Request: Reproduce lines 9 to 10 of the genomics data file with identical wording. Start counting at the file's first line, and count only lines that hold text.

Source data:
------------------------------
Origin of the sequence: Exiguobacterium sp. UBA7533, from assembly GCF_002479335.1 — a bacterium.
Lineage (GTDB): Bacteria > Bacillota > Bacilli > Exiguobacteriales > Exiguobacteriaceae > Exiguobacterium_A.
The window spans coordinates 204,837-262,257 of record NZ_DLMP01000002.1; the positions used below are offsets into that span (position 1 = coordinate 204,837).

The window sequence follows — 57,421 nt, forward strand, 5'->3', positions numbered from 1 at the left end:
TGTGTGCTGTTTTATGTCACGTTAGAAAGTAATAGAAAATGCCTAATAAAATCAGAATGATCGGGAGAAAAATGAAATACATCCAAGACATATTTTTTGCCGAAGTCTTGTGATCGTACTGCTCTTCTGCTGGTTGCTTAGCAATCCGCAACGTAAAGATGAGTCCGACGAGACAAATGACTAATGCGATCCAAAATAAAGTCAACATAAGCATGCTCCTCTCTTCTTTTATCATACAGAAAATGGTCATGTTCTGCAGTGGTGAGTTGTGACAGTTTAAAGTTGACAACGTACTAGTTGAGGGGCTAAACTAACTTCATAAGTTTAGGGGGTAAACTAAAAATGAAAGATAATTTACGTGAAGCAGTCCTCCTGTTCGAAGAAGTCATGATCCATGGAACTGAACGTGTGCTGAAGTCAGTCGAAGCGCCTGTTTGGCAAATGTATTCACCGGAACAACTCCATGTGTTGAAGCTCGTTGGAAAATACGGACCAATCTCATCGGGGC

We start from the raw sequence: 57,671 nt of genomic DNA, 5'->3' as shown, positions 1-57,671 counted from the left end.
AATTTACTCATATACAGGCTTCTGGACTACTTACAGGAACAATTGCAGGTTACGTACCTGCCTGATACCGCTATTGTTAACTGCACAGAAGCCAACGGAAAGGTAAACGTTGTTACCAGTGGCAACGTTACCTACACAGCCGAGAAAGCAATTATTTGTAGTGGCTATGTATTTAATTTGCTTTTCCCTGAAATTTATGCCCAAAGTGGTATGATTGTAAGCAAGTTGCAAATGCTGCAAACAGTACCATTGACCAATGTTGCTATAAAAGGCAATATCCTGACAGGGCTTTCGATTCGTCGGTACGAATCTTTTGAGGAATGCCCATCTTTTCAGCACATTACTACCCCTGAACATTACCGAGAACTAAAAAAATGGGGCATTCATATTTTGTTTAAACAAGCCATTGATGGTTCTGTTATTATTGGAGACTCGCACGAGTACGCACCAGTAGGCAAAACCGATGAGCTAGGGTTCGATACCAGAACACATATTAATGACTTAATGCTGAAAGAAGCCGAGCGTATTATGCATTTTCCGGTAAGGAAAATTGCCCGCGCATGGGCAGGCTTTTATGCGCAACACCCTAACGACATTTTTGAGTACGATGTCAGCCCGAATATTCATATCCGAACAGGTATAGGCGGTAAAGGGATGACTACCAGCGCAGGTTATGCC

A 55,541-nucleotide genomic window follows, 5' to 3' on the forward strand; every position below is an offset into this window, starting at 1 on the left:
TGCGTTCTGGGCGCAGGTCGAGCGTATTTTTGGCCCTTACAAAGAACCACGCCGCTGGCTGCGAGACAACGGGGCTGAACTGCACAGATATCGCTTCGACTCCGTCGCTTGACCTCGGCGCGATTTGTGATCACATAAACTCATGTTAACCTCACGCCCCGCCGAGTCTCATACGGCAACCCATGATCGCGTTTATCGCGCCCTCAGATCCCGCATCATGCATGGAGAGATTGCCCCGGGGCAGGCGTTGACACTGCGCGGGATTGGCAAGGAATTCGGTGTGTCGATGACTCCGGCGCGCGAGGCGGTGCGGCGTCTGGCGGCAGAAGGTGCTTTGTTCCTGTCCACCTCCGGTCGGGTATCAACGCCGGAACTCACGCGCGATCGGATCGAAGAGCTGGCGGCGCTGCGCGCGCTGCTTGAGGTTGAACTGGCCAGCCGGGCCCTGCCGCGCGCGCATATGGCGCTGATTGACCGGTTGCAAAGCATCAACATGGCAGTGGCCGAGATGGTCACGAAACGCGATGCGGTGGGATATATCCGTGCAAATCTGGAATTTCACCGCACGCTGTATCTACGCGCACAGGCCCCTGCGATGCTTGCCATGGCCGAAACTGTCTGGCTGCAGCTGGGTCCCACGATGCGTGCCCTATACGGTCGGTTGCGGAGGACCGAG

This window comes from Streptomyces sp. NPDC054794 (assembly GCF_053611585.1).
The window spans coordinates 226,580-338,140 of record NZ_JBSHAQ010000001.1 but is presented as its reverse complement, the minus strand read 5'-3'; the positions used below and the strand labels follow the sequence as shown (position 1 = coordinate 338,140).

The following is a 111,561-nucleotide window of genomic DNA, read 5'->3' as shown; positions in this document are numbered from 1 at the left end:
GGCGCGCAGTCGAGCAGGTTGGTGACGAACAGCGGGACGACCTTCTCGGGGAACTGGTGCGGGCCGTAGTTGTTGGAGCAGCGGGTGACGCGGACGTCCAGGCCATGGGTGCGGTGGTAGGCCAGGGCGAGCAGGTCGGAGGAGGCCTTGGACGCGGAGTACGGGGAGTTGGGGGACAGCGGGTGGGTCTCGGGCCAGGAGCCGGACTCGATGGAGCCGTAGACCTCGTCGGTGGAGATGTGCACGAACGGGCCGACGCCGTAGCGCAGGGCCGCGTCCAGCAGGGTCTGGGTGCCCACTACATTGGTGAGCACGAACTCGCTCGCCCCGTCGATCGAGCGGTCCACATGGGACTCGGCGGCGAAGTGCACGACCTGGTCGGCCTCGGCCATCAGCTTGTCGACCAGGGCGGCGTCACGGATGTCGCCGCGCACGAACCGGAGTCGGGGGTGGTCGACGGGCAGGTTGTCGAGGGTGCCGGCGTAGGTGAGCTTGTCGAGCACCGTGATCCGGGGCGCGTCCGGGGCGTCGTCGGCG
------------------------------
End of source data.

TGCGTTCTGGGCGCAGGTCGAGCGTATTTTTGGCCCTTACAAAGAACCACGCCGCTGGCTGCGAGACAACGGGGCTGAACTGCACAGATATCGCTTCGACTCCGTCGCTTGACCTCGGCGCGATTTGTGATCACATAAACTCATGTTAACCTCACGCCCCGCCGAGTCTCATACGGCAACCCATGATCGCGTTTATCGCGCCCTCAGATCCCGCATCATGCATGGAGAGATTGCCCCGGGGCAGGCGTTGACACTGCGCGGGATTGGCAAGGAATTCGGTGTGTCGATGACTCCGGCGCGCGAGGCGGTGCGGCGTCTGGCGGCAGAAGGTGCTTTGTTCCTGTCCACCTCCGGTCGGGTATCAACGCCGGAACTCACGCGCGATCGGATCGAAGAGCTGGCGGCGCTGCGCGCGCTGCTTGAGGTTGAACTGGCCAGCCGGGCCCTGCCGCGCGCGCATATGGCGCTGATTGACCGGTTGCAAAGCATCAACATGGCAGTGGCCGAGATGGTCACGAAACGCGATGCGGTGGGATATATCCGTGCAAATCTGGAATTTCACCGCACGCTGTATCTACGCGCACAGGCCCCTGCGATGCTTGCCATGGCCGAAACTGTCTGGCTGCAGCTGGGTCCCACGATGCGTGCCCTATACGGTCGGTTGCGGAGGACCGAG

This window comes from Streptomyces sp. NPDC054794 (assembly GCF_053611585.1).